Changes in learning produce changes in teaching

In their 1995 article “From teaching to Learning: A New Paradigm for Undergraduate Education”, Robert B. Barr and John Tagg claim the end of the lecture’s “privileged position”. In the new “learning paradigm” knowledge is not transferred but produced in environments and experiences by the students themselves and the institutional role of universities had shifted from providing instruction to producing knowledge.

In this context, no institutional structure can be prescribed unless it “works” by guaranteeing the desired learning outcomes. Institutions are therefore required to not simply provide access but ensure success. To do that, they should focus on outcomes instead of organizing faculty.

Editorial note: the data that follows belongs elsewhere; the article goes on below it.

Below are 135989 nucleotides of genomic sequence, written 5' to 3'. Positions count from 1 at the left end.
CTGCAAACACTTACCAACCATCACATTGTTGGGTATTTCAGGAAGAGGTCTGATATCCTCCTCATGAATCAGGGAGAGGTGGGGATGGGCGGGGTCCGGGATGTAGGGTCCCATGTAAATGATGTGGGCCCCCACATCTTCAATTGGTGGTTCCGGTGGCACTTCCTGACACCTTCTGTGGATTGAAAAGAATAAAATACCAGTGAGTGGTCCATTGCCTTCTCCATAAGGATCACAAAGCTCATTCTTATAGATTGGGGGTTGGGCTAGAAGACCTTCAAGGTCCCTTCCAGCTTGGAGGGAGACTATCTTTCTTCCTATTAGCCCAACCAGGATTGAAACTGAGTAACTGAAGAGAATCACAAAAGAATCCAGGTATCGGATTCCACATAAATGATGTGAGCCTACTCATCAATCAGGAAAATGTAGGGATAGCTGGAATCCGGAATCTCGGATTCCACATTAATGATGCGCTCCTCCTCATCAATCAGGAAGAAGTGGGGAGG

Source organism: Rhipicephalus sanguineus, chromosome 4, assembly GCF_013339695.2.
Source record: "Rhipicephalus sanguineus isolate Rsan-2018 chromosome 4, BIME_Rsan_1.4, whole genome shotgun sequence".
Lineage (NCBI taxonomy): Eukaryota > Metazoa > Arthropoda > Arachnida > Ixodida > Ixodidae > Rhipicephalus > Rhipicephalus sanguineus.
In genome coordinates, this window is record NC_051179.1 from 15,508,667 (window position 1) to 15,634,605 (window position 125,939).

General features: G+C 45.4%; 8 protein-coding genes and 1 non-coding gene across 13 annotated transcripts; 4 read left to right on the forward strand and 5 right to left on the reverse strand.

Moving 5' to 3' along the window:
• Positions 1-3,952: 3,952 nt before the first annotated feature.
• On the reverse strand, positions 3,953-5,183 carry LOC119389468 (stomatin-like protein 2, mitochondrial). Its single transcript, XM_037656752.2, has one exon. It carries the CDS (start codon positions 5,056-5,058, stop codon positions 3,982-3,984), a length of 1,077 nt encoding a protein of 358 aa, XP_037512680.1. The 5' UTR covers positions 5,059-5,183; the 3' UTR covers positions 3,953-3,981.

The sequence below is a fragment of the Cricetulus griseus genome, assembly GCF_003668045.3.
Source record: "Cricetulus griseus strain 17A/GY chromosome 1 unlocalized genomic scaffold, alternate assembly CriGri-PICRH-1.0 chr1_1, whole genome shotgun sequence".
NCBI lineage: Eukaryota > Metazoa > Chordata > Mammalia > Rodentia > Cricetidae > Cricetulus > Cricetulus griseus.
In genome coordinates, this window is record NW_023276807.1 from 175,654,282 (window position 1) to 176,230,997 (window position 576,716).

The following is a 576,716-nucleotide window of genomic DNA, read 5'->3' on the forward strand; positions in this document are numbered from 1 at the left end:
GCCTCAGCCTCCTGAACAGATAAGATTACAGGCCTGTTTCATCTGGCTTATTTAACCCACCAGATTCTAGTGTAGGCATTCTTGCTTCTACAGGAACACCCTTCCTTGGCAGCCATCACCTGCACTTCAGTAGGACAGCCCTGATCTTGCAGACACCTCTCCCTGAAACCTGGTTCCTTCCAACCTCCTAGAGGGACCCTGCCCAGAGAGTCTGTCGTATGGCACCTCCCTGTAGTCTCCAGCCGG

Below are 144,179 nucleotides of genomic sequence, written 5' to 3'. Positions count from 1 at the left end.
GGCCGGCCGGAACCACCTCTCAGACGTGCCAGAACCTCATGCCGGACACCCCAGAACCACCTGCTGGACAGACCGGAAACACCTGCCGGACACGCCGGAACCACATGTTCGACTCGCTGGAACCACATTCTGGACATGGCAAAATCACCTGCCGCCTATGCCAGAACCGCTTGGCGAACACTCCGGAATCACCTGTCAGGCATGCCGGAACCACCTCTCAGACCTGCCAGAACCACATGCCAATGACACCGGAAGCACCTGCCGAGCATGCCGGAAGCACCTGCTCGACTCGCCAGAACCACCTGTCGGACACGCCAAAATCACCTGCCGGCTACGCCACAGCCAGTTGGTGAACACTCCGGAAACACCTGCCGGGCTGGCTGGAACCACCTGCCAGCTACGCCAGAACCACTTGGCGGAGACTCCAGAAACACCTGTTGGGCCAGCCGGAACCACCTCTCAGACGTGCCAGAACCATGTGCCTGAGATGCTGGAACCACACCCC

The two authors compare the traditional model in the light of six dimensions; mission and purposes, criteria for success, teaching/learning structures, learning theory, productivity and the nature of roles. In all of these categories, the learning paradigm seems to set a completely new example:

  1. by eliciting student discovery (mission)
  2. by improving the quality of learning and its outcomes (criteria for success)
  3. by restructuring the courses as in powerful learning environments (t/l structures)
  4. by promoting the theory that learning is student centered, constructed and gotten (lt)
  5. by shifting funding to outcomes instead of hours of instruction (prod./funding)
  6. by changing the role of instructors from lectures to designers of learning environments and methods.


The most important benefit of the learning paradigm is that it promotes the education for understanding, thus it cultivates one’s ability to bare concepts and skills on new problems and situations. This is in my opinion at the core of any designed learning environment.

Barr, R. B., & Tagg, J,  1995, ‘From teaching to learning—A new paradigm for undergraduate education’, in Change: The magazine of higher learning, 27(6), 12-26.

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